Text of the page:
By George Psyllides
THE aim of the Akamas management plan is the sustainable development of the area and protection of the environment, Agriculture Minister Nicos Kouyialis said on Wednesday, as the government tries to tackle the decades-old problem over its future.
“The agriculture ministry’s objective is to highlight the area’s natural beauty through the Akamas management plan, to develop the area in a sustainable way so that we attract visitors,” the minister said, adding that the plan should also improve the quality of life for those who live there.
Kouyialis presented the government’s plan for the area before the House environment committee.
The presentation included the management plan for the area inside the Natura 2000 network and projects that should be carried out outside to revitalise the nine communities affected.
Natura 2000 is the centrepiece of EU nature and biodiversity policy. It is an EU-wide network of nature protection areas established under the 1992 Habitats Directive whose aim is to assure the long-term survival of Europe’s most valuable and threatened species and habitats.
The issue of Akamas has long been a sore point between the government, local residents, landowners, property developers and environmentalists.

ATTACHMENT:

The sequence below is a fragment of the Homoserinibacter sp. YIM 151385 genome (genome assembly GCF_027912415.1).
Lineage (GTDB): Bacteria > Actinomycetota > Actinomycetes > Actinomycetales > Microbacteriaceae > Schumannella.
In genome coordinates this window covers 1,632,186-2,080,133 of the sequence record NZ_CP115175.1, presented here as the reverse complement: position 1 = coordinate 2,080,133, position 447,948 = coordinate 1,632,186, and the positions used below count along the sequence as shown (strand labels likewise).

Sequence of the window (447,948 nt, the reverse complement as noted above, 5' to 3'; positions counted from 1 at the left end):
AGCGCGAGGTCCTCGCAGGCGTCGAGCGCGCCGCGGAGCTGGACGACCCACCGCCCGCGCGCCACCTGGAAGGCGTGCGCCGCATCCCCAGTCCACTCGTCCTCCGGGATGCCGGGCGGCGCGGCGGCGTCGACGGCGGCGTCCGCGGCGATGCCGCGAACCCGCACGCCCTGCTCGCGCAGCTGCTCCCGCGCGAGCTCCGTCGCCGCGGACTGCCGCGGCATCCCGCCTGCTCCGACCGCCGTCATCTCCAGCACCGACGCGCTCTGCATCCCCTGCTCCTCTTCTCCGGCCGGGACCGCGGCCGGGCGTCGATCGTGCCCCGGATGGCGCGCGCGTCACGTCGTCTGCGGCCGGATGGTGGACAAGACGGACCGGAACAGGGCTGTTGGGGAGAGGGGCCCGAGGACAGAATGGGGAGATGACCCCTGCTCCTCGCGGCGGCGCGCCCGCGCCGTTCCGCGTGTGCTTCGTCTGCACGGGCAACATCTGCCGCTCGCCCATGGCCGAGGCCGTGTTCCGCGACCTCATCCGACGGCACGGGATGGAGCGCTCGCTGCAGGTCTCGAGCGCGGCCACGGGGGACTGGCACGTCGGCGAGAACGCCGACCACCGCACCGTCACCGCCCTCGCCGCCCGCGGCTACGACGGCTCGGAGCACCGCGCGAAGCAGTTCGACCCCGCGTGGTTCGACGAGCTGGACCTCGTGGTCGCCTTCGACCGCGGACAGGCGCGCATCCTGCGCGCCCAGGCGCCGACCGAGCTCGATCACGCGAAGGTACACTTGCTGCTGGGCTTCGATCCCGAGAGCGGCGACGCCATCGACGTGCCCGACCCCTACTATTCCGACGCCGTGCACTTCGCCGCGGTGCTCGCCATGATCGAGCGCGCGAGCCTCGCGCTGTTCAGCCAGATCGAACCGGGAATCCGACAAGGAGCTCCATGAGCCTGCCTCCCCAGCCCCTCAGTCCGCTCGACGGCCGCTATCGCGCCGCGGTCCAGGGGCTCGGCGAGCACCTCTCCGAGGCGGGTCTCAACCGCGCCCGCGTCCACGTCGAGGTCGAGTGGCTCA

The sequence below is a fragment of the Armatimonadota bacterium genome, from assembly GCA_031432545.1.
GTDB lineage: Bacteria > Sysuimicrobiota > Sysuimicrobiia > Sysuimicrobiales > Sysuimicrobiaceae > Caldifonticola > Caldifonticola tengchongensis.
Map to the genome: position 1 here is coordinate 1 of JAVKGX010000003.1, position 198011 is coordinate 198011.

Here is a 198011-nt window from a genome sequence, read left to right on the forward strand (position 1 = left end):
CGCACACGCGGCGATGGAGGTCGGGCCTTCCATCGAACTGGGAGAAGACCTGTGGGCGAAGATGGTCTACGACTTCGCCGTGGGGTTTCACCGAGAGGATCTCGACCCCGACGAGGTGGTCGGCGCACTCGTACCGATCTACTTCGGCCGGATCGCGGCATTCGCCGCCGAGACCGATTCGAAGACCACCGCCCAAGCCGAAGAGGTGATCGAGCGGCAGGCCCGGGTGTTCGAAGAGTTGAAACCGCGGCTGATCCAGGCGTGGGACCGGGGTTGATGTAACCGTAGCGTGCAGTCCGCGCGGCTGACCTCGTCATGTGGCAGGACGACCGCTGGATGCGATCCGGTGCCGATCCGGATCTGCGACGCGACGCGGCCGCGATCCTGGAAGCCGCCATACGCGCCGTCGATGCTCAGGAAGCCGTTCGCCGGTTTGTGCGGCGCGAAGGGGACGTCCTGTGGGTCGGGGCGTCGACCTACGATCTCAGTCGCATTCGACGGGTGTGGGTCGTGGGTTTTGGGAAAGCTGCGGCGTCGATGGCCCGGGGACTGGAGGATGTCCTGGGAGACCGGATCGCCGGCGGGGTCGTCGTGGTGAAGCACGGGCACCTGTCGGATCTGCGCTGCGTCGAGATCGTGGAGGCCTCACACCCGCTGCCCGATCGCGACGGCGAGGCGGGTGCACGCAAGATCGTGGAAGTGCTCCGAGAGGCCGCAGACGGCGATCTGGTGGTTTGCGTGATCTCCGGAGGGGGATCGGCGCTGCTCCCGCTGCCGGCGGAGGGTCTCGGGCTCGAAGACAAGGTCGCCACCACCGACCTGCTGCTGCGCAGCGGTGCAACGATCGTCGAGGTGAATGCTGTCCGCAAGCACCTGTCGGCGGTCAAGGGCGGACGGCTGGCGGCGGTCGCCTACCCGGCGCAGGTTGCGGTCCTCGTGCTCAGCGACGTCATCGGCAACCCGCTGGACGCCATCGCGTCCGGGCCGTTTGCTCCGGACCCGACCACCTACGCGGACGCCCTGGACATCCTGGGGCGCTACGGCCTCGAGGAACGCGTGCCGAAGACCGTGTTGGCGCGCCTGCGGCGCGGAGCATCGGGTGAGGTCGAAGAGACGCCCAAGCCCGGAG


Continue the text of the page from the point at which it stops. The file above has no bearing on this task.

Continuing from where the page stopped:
Landowners and local residents have long argued that it is unfair not to allow them to develop what has become prime real estate, while conservationists counter that Akamas is one of the last truly beautiful nature spots in the government-controlled areas, which is already under threat by the gradual encroachment of development, with the tolerance of the authorities.
Kouyialis said there were many owners whose properties had been ‘trapped’ because they were inside the Natura 2000 network.
“I have explained that it does not mean economic and other activities inside that area could not take place, it does not mean that mild development is prohibited,” he said.
He said the view that has prevailed was that any areas inside the Natura 2000 network meant disaster for the owners.
“This culture must change and I consider it a success that Cyprus has a large percentage of land inside the Natura 2000 network, something that means high biodiversity, high environmental value, and there is no way these properties would lose their value,” he said.
He said it was up to the government and the other parties involved to find a solution that would be fair for the residents, develop the area, and most importantly protect the environment.
Green Party chairman Giorgos Perdikis said the main concern was not to have decisions that favoured certain “big interests” in the area and hurt the environment.
The peninsula must be protected effectively and opportunity should be given to the communities to have development within their boundaries and not on the coast. Coastal development would mean the destruction of the communities, he said.